"I have had too much experience of life to believe in the infallibility of doctors."- Miss Marple (Agatha Christie's "The Thumb Mark of St. Peter," from The Thirteen Problems, 1932)
William Underhill was the man behind an, until recently, long-forgotten and obscure pseudonym, "Francis Duncan," which was plastered across the front-covers of roughly twenty detective-and thriller novels – mostly published between the late 1930s and early 50s. Duncan employed two specific series-characters, Peter Justice and Mordecai Tremaine, but they slipped from the public conscience not long after their creator retired from writing. They remained all but forgotten until very recently.
Last year, Random House, under the banner of their Vintage Murder Mysteries, which also includes reprints of Nicholas Blake, Edmund Crispin and Gladys Mitchell, published a brand new edition of Duncan's Murder for Christmas (1949). It was the second entry in the short-lived Tremaine series and was warmly received by readers, but, at the time, nobody really knew anything about the author. Even the publisher was unable to find any biographical information.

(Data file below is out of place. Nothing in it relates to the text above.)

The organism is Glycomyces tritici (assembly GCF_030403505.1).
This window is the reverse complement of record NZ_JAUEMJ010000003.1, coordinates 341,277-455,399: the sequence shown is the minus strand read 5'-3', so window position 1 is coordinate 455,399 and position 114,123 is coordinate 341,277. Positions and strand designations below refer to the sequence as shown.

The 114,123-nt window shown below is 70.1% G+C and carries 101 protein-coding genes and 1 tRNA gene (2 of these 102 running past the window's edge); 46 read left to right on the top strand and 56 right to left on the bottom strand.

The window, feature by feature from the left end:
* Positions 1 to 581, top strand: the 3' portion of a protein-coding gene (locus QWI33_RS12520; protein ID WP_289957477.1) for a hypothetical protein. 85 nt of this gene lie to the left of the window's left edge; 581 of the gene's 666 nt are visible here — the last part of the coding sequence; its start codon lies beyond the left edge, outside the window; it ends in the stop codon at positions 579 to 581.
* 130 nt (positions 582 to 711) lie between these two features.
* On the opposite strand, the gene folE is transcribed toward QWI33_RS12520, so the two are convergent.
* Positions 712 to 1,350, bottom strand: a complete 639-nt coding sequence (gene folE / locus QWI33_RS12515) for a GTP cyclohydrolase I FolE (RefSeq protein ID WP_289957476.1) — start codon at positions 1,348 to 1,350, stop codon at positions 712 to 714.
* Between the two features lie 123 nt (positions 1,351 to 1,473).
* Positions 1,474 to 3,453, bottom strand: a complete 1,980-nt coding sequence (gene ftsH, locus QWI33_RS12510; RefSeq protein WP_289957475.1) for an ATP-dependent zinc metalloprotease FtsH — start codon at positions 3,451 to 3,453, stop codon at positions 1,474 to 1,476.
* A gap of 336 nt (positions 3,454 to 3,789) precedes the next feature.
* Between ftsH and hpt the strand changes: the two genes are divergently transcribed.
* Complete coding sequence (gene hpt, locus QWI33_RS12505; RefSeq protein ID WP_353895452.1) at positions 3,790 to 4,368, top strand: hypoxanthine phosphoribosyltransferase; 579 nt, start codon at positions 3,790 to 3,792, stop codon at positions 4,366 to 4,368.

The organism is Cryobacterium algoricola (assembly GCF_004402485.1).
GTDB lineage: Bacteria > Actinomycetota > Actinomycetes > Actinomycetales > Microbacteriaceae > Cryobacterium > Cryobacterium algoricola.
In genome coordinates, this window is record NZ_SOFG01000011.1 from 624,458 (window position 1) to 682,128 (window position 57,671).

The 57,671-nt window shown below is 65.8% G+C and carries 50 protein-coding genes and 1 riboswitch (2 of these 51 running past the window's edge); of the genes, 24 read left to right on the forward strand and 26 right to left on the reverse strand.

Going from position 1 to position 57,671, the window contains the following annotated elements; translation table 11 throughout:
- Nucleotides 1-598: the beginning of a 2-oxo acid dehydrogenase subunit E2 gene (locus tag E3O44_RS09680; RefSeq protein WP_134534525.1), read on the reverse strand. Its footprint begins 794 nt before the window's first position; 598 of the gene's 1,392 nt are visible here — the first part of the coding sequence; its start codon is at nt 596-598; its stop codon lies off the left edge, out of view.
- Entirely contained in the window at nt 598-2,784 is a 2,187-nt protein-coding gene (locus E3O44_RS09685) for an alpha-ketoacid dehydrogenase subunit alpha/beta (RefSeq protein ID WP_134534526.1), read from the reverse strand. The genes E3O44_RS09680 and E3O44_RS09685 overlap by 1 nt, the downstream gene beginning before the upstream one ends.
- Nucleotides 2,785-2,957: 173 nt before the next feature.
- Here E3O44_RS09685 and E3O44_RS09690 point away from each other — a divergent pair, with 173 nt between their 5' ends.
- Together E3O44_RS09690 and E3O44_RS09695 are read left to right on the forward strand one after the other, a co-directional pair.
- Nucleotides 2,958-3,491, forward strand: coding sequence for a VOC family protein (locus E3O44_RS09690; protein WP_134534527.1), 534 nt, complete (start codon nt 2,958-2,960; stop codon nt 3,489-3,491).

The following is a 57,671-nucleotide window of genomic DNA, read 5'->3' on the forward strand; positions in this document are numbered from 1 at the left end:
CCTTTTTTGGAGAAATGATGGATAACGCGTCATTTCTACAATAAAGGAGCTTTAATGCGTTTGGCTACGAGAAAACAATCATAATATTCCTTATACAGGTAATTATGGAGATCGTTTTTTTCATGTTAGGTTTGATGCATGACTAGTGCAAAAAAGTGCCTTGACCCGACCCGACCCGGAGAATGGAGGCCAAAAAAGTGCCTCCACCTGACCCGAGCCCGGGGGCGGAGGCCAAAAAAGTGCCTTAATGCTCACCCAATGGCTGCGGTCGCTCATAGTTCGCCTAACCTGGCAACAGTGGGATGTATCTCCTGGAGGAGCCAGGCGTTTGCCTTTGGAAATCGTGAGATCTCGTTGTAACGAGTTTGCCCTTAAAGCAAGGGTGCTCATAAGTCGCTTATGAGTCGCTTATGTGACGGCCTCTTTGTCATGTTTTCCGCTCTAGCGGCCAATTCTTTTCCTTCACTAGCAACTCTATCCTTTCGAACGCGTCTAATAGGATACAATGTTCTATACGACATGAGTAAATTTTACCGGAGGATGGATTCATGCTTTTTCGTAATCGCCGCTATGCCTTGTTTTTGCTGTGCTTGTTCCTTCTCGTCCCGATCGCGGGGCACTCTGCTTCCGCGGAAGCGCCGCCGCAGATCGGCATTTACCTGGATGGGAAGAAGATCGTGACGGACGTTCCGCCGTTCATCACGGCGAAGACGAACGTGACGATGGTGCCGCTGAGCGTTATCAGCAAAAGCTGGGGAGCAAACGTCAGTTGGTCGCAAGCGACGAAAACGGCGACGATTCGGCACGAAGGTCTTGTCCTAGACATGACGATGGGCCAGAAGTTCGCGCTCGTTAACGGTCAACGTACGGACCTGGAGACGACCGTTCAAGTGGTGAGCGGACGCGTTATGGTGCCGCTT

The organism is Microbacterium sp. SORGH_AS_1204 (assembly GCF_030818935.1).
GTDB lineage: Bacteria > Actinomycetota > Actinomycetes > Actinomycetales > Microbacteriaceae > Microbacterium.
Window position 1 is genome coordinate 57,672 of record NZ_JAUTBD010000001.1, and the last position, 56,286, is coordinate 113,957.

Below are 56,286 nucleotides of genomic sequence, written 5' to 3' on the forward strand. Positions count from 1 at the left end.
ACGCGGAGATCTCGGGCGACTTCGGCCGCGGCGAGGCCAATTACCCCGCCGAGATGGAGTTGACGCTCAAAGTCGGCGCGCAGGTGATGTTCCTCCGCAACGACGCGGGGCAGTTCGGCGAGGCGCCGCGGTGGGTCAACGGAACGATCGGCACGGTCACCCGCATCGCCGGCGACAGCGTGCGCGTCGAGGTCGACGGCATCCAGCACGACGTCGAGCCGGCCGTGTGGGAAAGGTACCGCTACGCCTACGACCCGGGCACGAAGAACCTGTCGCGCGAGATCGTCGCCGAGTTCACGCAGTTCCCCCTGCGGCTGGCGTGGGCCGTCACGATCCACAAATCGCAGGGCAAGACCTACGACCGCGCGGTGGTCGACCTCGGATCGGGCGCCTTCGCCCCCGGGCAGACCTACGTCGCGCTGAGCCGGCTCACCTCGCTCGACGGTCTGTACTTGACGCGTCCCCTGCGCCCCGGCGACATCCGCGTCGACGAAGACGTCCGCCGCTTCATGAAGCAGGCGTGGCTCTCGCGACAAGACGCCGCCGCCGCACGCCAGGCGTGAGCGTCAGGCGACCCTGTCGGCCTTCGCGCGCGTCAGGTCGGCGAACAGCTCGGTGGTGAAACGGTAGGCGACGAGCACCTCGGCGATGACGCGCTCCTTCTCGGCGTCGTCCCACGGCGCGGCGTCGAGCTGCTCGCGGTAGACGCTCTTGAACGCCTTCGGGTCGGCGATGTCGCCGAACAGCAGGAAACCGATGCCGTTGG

As reported in this article, the publisher send out a call for information and they received an answer when Duncan's son spotted a copy of Murder for Christmas at his local bookstore. What a surprise that must have been!
So now they had an actual name and a back-story for the author, which was put to good use for their next spate of reprints and this run seems to encompass the remaining titles from the Tremaine series – all of them wrapped in beautiful, colorfully illustrated book-covers. Yes, the pretty colored covers is what really attracted my attention to Duncan. What can I say? I may be autistic. Anyway...
I decided to sample one of his mystery novels and ended up settling for the fourth one in the series, entitled In at the Death (1952), which had a tantalizing synopsis. And the plot definitely has an interesting take on the figure of the nosy, meddlesome amateur snoop.